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Capillary pressure



In fluid statics, capillary pressure is the difference in pressure across the interface between two immiscible fluids. The pressure difference is proportional to the surface tension, γ, and inversely proportional to the effective radius, r, of the interface, it also depends on the wetting angle, θ, of the liquid on the surface of the capillary.

p_c=\frac{2\gamma \cos \theta}{r}

Additional recommended knowledge

The capillary pressure pcis defined as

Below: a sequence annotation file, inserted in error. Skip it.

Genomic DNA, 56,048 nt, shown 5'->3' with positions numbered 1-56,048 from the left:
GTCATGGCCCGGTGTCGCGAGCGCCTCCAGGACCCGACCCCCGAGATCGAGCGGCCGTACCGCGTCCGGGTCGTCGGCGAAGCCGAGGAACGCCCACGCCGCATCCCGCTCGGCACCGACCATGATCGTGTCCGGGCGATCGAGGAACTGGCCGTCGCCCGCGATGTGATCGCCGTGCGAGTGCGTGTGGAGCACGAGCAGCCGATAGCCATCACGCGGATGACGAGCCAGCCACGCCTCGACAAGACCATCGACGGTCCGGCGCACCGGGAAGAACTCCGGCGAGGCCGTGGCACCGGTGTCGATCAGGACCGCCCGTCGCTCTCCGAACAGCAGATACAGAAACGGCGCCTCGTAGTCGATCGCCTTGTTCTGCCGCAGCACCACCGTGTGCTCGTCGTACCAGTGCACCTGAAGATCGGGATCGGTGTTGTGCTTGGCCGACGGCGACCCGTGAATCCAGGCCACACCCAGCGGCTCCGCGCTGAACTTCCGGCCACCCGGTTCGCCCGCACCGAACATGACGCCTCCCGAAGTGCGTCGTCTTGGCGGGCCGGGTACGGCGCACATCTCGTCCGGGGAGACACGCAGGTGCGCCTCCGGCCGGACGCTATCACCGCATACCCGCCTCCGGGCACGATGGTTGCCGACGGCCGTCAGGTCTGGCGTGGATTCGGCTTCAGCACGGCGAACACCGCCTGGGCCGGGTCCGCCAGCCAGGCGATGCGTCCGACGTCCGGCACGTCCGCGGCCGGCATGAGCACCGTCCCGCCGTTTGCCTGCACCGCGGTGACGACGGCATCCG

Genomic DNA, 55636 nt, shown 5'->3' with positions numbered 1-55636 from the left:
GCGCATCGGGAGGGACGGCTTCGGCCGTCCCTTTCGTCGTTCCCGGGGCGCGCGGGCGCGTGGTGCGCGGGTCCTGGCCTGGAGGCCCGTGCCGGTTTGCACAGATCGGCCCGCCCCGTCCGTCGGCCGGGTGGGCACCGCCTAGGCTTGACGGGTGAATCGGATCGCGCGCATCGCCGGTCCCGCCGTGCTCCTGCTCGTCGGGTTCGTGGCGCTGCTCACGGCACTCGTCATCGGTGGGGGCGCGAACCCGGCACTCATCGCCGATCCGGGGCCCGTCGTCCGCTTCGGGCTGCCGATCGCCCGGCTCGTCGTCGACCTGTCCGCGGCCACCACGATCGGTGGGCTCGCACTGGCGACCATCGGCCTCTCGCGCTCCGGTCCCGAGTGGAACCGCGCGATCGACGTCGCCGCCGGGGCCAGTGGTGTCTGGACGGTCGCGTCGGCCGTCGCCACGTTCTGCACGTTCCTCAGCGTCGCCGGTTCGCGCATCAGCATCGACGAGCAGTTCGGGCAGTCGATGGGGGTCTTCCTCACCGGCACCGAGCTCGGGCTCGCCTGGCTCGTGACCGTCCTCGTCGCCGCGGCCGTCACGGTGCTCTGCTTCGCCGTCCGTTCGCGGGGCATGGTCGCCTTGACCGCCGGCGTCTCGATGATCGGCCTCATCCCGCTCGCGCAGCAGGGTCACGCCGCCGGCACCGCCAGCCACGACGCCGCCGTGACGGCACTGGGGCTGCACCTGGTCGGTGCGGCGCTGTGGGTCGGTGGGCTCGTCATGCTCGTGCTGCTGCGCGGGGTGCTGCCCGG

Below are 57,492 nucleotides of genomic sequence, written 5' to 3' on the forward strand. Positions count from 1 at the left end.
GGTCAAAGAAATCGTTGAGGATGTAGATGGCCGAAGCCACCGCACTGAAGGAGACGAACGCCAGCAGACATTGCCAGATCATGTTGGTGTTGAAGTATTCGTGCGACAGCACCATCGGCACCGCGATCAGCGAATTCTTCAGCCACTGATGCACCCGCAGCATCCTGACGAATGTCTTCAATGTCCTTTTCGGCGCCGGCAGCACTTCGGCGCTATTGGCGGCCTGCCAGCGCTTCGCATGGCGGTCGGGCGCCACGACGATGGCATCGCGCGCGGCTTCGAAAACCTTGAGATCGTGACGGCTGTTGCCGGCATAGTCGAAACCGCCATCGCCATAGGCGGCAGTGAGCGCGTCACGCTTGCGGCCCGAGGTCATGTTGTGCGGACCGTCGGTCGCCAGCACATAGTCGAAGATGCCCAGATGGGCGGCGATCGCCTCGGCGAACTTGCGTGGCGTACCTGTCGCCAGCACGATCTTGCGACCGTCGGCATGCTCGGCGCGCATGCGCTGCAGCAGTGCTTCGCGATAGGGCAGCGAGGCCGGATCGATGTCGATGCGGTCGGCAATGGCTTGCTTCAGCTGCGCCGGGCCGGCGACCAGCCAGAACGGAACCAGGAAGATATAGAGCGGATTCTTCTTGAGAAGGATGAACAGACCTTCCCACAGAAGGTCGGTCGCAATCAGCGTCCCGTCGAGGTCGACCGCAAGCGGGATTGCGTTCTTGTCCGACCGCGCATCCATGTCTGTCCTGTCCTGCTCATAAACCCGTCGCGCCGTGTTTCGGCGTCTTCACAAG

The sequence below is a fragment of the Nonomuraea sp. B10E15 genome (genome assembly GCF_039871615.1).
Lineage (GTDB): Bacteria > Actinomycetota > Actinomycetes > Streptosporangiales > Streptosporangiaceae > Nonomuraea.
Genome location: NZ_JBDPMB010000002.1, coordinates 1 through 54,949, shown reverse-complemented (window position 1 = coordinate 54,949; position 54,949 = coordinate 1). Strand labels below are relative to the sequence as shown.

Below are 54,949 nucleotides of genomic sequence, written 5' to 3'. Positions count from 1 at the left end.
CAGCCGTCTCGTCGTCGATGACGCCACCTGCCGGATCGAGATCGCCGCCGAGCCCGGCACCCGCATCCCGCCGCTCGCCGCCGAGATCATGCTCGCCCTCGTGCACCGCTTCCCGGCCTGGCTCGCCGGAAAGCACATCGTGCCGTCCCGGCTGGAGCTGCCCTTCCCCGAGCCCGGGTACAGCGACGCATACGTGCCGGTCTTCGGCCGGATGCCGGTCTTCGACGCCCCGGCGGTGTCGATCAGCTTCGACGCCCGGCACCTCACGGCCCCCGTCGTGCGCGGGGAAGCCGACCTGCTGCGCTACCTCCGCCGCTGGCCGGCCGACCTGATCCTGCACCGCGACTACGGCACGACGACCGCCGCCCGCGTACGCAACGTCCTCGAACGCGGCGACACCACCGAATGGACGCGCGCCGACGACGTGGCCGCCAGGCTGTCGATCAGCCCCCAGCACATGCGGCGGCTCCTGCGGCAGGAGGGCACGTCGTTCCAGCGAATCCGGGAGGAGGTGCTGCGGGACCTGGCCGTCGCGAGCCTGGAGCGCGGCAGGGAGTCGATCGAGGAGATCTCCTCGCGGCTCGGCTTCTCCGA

pc = pgpw

for the case of one phase being gas with pressure pg and the other phase being water with pressure pw.

The equation for capillary pressure is only valid under capillary equilibrium, which means that there can not be any flowing phases.

See also

References

  • Kim Kinoshita, Electrochemical Oxygen Technology p139, John Wiley & Sons, Inc. 1992.
  • Capillary pressure equations
 
This article is licensed under the GNU Free Documentation License. It uses material from the Wikipedia article "Capillary_pressure". A list of authors is available in Wikipedia.
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